Monthly Archives: May 2011
I’m The Notes Guy inSeattle. I’m not “Going to the Dark Side.” I’m diversifying. There’s a difference.
OK, I’ll tell you right up front. I now work at Microsoft. No, I’m not throwing away 17 years of experience with Lotus software. I’m just taking on new challenges and developing other skills.
This new challenge will involve BlackBerry, Exchange and much more.
I am following my own mantra: “Eliminate your weaknesses and turn them into strengths.” (Read my recent post on this.)
My Lotus skills are already a strength. While I certainly have room to improve those skills, it wouldn’t make much difference.
Over the past few years I’ve been working on a variety of other skills and turning them into strengths: marketing, public speaking, and web development to name a few.
Not that I was bad at public speaking, but it wasn’t a strength. I joined Toastmasters and my skills have greatly improved. (see my speech at the 140 Characters Conference) I still have much room for improvement, but I have come a long way.
I recognized marketing as a weakness one day when I observed the C-level executives at my company make a decision to switch email from Notes to Exchange. They had no interest in seeing a cost analysis. They had no interest in understanding the impact. They just knew they wanted Microsoft software and they were eager to spend whatever it took to get there. When it was all over, they spent more than $1 million at a time when the company was losing money and they were laying off staff. And what did they have to show for the money and effort?
Actually, it’s worse than that. They now have 2 systems to pay for and maintain instead of one. Watching this seemingly irrational behavior made me wonder: what could possibly influence these leaders to make such a costly and unproductive decision? In the process of finding the answer I did enough research and studying on my own about sales and marketing that I could have earned an MBA. I turned that weakness into a strength.
Yes, I will continue to be The Notes Guy in Seattle. But I am, and have always been, much more than that. The brand “The Notes Guy in Seattle” has proven very effective in marketing that particular skill set and it has created great opportunities for me. Yet it fails to represent all of who I am whether I work at Microsoft or not.
Friends have been describing this new job using phrases like “Know your enemy” or “Keep your friends close and your enemies closer.” I like to think of it more like being a free agent in Major League Baseball. I may have a favorite team, but I’ll hit home runs for whichever team pays me. Let’s keep in mind Microsoft is not “the enemy.” Microsoft is just the competition. And since IBM has chosen not to compete in Seattle, my options are limited here as a Lotus professional. And you certainly can’t say I haven’t done my best to try to change that. That’s too bad too because this is a target-rich environment for potential new customers.
Will I change how I write? Probably not. But just in case you think my perspective has been tainted, you can always go to Mini-Microsoft’s blog for an entertaining perspective from the inside as written by an anonymous author who would probably be fired if they could figure out who it is.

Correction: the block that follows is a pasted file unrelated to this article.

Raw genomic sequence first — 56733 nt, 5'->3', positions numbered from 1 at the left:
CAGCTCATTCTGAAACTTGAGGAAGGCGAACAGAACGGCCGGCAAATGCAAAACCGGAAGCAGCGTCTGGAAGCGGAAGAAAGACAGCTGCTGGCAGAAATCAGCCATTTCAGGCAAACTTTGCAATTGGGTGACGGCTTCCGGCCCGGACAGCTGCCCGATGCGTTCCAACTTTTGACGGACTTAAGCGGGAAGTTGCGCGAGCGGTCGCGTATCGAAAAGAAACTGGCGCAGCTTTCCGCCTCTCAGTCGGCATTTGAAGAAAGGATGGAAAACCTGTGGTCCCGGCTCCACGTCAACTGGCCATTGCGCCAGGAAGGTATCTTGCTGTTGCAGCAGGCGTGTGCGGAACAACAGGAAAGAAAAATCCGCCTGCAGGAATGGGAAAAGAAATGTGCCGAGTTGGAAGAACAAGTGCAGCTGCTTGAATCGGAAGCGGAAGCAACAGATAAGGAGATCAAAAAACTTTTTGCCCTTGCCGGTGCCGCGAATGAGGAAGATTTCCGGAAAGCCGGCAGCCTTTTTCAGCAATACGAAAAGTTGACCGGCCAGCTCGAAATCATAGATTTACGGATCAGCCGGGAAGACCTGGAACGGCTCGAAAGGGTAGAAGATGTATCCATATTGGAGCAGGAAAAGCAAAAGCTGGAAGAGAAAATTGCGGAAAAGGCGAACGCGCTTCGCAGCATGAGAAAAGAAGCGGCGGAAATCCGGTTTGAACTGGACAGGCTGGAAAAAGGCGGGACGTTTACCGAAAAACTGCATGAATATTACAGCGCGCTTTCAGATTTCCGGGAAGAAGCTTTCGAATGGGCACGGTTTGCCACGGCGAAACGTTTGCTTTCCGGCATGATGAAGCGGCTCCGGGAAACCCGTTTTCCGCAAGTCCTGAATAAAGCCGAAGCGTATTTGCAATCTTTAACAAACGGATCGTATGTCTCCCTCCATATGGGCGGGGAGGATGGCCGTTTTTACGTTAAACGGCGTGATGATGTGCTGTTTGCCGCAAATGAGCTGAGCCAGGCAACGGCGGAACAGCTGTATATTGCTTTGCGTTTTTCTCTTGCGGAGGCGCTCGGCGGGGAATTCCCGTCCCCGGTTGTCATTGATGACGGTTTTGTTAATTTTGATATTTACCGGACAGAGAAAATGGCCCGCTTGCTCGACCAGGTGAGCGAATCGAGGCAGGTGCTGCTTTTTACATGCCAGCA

The nice thing about being on the dark side is that you can see the stars.
Check out the banner ad in this screenshot of a youtube video. It was served up to me by Google while I was watching a whitewater video on youtube.com.
Could this be part of a REAL advertising campaign showing a REAL product?! It isn’t exactly obvious what in the ad what the product is or does, but it’s getting the Lotus brand in front of people. Hopefully the ad selector doesn’t just show it to people who already know Lotus.
Don’t get too excited about one ad, It’s like one raindrop. But as we whitewater kayakers know, with enough raindrops, a little creek can be turned into a fun, raging river.
Kudos to those responsible.
Whether his prediction comes true is irrelevant. Harold Camping has done a phenomenal job of marketing the Rapture. For the price of a few minutes worth of Superbowl commercials, he has created a very successful marketing campaign that has drawn the attention of much of the 1st world. What’s more, when it doesn’t happen, HE WILL GAIN EVEN MORE FOLLOWERS!!! Mark my words, this will happen.
So if one man could sell his idea so successfully to the world, why can’t IBM, owner of THE THIRD MOST VALUABLE BRAND, sell Lotus software? Perhaps brand recognition does not equate to sales as much as they would like to think? IBM spends huge sums of money on brand recognition. But in all of their advertising, have you ever seen a PRODUCT? Brand recognition has become the sole objective of their marketing strategy. NOT sales.
Here is a word association challenge. For each of these top 10 brands, (taken from the WPP report) what is the first thing you think of?
Every single one of these brands equates to specific products except IBM. IBM is the only company in this list to have no tangible product or service to identify with unless that would be “mainframe computers” which any IBMer will wince at. Can you find any other business that relies exclusively on brand recognition to sell without actually associating it with a product? IBM is totally focused on brand recognition and is ignoring the rest of the content in the complete report. It takes much more than brand recognition to sell something. Re-branding Lotus software as IBM software may seem smart, but it’s the same thing as killing Lotus. At least the Lotus brand had a product associated with it. The PRODUCT had an identity. As IBM software it will become obfuscated in the amorphous, intangible blob that is IBM. In a manner of speaking, the Rapture has come for Lotus software.